Addressing the Human Rights Council, Ukraine Ambassador to the UN in Geneva, Yevheniia Filipenko, outlined the death and suffering caused, as talks were under way at the Belorussian border between Ukraine and Russia .
The Ukraine delegation also presented a draft resolution, which it requested be considered during an urgent debate that called for an international probe into any alleged human rights violations stemming from Russia’s military action on 24 February.
“The reason for this request is known to the whole world. Russia – a Member of this Council – perpetrated an unprovoked and unjustified attack on Ukraine,” said Ms. Filipenko, describing it as also “an attack on every UN Member State in the United Nations and on the principles that this organization was created to defend.”
Opposing the request, Russian Ambassador Gennady Gatilov expressed disappointment with a number of delegations’ attempts to “once again ramp up confrontation in the Council”.
“The proposal to discuss as an urgent debate the topic that has nothing to do with the true concerns about human rights in Ukraine,” he maintained.
For and against
After the intervention, Human Rights Council President Federico Villegas called on all 47 members to vote on Ukraine’s request.
The result was 29 votes in favour, five against with 13 abstentions, meaning that the Urgent Debate will take place at 3pm on Thursday.
Highlighting grave concerns over the toll on civilians from the “military attack on Ukraine”, UN High Commissioner for Human Rights Michelle Bachelet said that “countless lives” were being put at risk.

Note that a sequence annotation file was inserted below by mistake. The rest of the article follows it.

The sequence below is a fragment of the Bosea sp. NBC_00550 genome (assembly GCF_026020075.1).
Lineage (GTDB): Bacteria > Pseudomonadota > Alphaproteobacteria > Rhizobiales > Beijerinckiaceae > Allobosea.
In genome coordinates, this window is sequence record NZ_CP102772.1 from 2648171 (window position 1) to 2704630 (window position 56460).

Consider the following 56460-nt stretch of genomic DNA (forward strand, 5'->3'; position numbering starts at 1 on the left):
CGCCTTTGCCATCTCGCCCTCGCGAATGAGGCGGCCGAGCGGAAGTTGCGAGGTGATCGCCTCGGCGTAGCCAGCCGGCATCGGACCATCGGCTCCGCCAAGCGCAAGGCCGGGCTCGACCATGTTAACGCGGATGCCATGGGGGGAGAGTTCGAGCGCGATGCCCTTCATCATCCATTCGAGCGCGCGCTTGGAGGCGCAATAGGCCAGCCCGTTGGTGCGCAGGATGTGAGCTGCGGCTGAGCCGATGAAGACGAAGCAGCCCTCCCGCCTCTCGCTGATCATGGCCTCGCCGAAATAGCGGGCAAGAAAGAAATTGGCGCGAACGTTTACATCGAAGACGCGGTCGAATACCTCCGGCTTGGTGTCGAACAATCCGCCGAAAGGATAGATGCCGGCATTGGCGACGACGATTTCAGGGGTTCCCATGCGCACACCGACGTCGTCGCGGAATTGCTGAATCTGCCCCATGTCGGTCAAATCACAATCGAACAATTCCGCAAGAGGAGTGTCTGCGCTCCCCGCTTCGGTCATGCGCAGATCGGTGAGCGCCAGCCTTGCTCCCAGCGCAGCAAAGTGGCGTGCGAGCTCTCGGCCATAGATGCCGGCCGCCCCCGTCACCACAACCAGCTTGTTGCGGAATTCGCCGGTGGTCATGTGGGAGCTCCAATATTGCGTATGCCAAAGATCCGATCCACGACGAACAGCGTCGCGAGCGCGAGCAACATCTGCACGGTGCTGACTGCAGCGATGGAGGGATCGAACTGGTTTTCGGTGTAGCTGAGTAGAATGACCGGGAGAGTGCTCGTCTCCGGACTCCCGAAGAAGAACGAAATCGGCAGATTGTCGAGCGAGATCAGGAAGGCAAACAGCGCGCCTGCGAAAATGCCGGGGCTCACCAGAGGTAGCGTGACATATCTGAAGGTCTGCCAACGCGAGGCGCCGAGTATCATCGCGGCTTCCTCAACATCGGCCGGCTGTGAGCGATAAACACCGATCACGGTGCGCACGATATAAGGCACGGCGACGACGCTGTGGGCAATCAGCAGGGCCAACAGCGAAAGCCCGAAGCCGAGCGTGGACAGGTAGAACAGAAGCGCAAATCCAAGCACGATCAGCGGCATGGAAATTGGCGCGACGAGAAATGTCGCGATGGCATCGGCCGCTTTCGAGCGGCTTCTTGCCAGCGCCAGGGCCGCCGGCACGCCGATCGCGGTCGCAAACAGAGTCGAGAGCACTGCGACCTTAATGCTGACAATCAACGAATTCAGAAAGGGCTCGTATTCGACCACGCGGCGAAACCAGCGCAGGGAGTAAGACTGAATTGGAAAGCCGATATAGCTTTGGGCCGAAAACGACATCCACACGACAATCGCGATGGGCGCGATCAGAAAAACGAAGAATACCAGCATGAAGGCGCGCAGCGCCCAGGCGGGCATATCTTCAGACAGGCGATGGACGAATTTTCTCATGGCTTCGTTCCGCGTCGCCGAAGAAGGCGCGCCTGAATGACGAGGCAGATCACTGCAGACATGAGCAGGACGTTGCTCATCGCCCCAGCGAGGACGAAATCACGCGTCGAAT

Ms. Bachelet explained that between last Thursday morning and Sunday evening, 406 civilian casualties had been confirmed – 102 of whom had been killed, “including seven children.”
Most were killed by “explosive weapons with a wide impact area, including shelling from heavy artillery and multi-launch rocket systems, and airstrikes,” she continued, noting that the true death toll is most likely considerably higher.
Rights are innate
After speaking out against Russia’s military action, UN Secretary-General António Guterres insisted in his video address that human rights are “inescapable” as well as “powerful.”
“People everywhere know that intuitively. And autocrats, especially, know that human rights pose the greatest threat to authority. That’s why they stop at nothing to deny, dismiss and distract people’s attention, as they trample on basic rights and freedoms,” underscored the UN chief.
He also spoke out on reports highlighted by the UN human rights office, OHCHR, that more than 1,800 anti-war protesters had been arrested in Russia after the crisis erupted, along with moves to shut Russian civil rights group Memorial.
“Closing down a celebrated human rights organization, with a proud history and global links, this is not the sign of a strong State. It is the sign of a State that fears the power of human rights,” upheld the Secretary-General.
No provocation: Swiss President
Ignazio Cassis, President of the Swiss Confederation, underscored the level of international concern, describing Russia’s efforts to legitimize its actions as “not credible.”
“No provocation happened to justify such an intervention…The military intervention of the Russian Federation runs contrary to the most fundamental principles of the United Nations Charter, which were created out of the ruins of two world wars.”